In line with Hsinchu City government’s goal to become a “smart” city, since July the city’s Bureau of Environmental Protection has provided 24-hour unmanned recycling stations for public use. The bureau has installed a total of 11 machines at seven recycling stations and, in the short space of three months, the machines have recycled over 30,000 bottles and cans. The recycling centers have been used by 4,200 people to process 25,000kg of recyclable waste, mainly consisting of plastic bottles, steel and aluminum cans and glass bottles. Users are able to collect reward points while recycling household waste at a time of their choosing. The process of dropping bottles and cans into the machine makes a satisfying “clunk,” turning a mundane chore into an enjoyable experience.
According to the bureau, users interact with the recycling machines through several mobile phone apps that allow them to collect reward points: an example of the “circular economy” in action. The bureau plans to operate the machines until Aug. 31 next year. Every month there are special public holiday-themed campaigns that allow users to redeem physical items in exchange for depositing recycled waste. On Singles’ Day, celebrated on Nov. 11, the bureau held a campaign in which users could exchange recycled items for environmentally friendly reusable shopping bags. The campaign, entitled “1111 bachelor take me away,” was a pun on the word “take,” a homonym for “bag” in Chinese. This particular campaign runs through to the end of this month.
There are two types of recycling machine: one takes plastic bottles and steel and aluminum cans, while the other type only takes glass bottles. Reward points can be exchanged for gifts such as glassware, gift coupons, food at local eateries and also “virtual points.” More information can be found at the Facebook page: @seedu.city (https://www.facebook.com/seedu.city/).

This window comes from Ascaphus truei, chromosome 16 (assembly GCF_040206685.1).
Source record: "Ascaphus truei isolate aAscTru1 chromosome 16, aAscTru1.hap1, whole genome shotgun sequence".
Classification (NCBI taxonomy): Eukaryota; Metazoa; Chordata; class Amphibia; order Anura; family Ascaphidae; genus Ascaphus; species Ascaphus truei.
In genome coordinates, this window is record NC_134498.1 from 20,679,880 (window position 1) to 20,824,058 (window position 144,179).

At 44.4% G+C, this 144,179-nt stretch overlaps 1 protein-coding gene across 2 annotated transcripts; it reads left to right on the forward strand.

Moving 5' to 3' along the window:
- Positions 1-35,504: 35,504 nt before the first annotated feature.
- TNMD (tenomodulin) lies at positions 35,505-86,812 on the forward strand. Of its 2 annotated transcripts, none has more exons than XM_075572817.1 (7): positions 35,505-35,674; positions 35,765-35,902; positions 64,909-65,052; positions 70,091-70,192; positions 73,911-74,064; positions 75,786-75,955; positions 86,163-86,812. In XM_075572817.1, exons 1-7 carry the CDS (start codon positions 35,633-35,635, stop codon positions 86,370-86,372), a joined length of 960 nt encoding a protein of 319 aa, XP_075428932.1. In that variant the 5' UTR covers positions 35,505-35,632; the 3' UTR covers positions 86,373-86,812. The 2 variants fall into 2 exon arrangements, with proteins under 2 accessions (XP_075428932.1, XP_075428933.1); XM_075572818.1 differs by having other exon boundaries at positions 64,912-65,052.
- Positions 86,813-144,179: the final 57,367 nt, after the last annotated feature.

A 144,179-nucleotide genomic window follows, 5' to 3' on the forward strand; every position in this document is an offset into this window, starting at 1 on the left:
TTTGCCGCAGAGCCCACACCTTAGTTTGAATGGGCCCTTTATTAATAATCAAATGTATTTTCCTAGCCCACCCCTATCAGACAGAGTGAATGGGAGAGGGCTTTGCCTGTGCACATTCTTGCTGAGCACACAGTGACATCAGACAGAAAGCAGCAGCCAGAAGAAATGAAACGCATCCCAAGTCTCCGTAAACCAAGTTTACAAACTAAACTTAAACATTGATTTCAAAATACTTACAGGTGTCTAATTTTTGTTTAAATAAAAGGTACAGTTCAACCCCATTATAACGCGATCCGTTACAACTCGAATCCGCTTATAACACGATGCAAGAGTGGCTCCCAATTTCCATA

Photo: Hung Mei-hsiu, Liberty Times
(Translated by Edward Jones, Taipei Times)
Photo: Tsai Chang-sheng, Liberty Times
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Photo: Hung Mei-hsiu, Liberty Times
A: I’m getting bored of eating instant noodles. B: Me too. Let’s order a food delivery to ring the changes. I could murder a steak and fries with bearnaise sauce. A: I was just dreaming about a big bowl of braised pork belly rice with a stewed egg and pickles. B: Wait a minute, isn’t there a danger that we could infect the delivery person? A: 我開始厭倦吃泡麵了。 B: 我也是。我們來點外送，換換花樣吧。我現在可以嗑掉一整塊淋上伯那西醬的牛排跟薯條。 A: 我剛剛才在幻想面前有一大碗滷肉飯，配滷蛋跟醃醬菜。 B: 等一下，我們會不會有感染送貨員的危險啊？ English 英文: Chinese 中文:
C: Food delivery! B: Hello, I’m not going to open the door: I’m under quarantine for the coronavirus. Please just put the food on the ground and I’ll collect it when you’ve gone. C: What? Er... OK. I’m leaving now. B: Thank you! C: 外送來囉！ B: 你好，我不能開門：我因為新冠病毒所以正在居家隔離。請幫我把食物放在地板上，你離開後我再出去拿。 C: 什麼？呃‧‧‧‧‧‧好的。我現在先走了。 B: 非常感謝你！ English 英文: Chinese 中文:
As the novel coronavirus rages across the US, a new legal battle over abortion is brewing — and its impact is unclear. Led by Texas, several conservative-leaning US states have classified abortions as “nonessential” or elective procedures — meaning they have been delayed under state guidelines for handling the pandemic. Abortion rights activists have denounced the move as an “ideological” one, and a cynical attempt by anti-abortion groups to use the virus crisis to their own ends. Those rights activists have taken several state governments to court to keep the clinics up and running. US federal judges on Monday blocked Texas, Ohio